Along with the raft of airlines which have collapsed over the previous 12 months, we hear of yet another tour operator which has gone the same way. XL Leisure group ceased trading earlier this month, with the loss of 2000 jobs and countless holiday plans ruined. So what are your rights and remedies if the tour operator you’ve used to book your precious annual holiday goes into meltdown?

ATOL stands for Air Travel Organiser’s Licence and is a protection scheme operated by the Civil Aviation Authority. While travel agents and tour operators must have an ATOL, it is not compulsory for airlines. Consequently, who booked through XL Holidays are ATOL protected and will continue to enjoy their holidays or get refunds, while those who booked flights with XL airways are not, and will get nothing back.

What this example shows us is the benefit to consumers of making holiday plans through a tour operator. Insolvency aside, there are additional benefits to booking through a tour operator if the holiday turns out to be a disappointment. Under the Package Holiday Regulations, you are now able to claim compensation from the tour operator in the event that something went wrong, was not as described or was not stated, which led to additional expense, disappointment, or distress. This means any problem with the flight, the hotel or the excursions, even if it could not have been the fault of the tour operator directly. It also includes situations whereby the reality was not what was depicted or described in the brochure or on the web.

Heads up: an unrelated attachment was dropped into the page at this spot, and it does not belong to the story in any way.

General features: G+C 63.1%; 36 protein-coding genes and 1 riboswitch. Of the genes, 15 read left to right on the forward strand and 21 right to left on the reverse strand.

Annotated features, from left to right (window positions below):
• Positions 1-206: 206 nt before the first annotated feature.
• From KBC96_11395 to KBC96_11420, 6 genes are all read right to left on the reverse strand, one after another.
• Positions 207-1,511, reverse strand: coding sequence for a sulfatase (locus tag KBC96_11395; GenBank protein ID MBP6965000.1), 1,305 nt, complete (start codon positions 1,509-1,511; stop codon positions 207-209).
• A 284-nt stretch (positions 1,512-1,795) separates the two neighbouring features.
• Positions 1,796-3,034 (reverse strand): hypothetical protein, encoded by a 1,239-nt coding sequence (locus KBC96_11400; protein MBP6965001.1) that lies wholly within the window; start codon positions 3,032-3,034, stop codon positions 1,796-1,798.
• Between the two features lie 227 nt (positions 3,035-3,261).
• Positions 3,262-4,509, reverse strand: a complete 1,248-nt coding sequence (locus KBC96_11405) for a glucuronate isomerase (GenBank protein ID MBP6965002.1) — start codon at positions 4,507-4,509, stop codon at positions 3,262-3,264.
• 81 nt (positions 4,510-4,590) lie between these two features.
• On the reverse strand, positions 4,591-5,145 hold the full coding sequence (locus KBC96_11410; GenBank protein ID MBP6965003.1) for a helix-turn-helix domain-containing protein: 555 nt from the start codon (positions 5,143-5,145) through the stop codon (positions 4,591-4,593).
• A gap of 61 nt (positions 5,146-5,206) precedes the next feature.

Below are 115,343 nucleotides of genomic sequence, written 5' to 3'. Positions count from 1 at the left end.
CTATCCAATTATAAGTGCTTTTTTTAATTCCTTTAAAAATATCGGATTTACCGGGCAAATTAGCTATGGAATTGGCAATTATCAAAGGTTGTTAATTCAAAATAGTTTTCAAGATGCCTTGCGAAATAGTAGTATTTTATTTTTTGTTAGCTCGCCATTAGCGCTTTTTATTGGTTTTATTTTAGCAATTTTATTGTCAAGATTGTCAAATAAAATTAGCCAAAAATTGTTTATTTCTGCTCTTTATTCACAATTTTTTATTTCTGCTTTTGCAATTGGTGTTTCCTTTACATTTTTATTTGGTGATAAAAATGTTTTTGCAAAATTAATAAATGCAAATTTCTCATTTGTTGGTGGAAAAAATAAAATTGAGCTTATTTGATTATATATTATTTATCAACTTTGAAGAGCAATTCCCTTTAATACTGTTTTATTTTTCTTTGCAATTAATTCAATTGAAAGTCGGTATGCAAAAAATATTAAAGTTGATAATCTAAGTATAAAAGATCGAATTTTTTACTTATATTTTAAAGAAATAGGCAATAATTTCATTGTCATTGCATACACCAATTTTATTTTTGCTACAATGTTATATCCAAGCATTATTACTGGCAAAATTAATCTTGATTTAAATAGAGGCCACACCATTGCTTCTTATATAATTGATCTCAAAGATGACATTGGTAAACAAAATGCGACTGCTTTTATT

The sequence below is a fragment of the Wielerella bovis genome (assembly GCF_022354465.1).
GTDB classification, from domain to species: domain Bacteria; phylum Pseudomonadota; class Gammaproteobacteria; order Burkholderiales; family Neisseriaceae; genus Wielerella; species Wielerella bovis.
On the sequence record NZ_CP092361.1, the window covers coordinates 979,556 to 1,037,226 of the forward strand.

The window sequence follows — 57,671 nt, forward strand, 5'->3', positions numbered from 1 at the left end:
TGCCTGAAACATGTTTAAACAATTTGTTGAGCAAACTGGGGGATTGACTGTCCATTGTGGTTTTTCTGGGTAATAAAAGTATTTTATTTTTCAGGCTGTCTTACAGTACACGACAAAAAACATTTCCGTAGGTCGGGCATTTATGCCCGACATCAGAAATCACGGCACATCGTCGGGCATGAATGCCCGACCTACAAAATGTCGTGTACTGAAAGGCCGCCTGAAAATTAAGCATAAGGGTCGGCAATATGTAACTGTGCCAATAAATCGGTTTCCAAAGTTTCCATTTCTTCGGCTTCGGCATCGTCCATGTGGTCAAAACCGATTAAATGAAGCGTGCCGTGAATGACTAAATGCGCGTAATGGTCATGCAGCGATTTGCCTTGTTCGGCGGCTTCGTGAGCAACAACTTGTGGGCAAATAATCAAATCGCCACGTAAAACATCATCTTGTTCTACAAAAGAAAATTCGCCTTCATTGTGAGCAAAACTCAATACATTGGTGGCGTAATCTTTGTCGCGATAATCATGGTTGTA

If the airline goes bust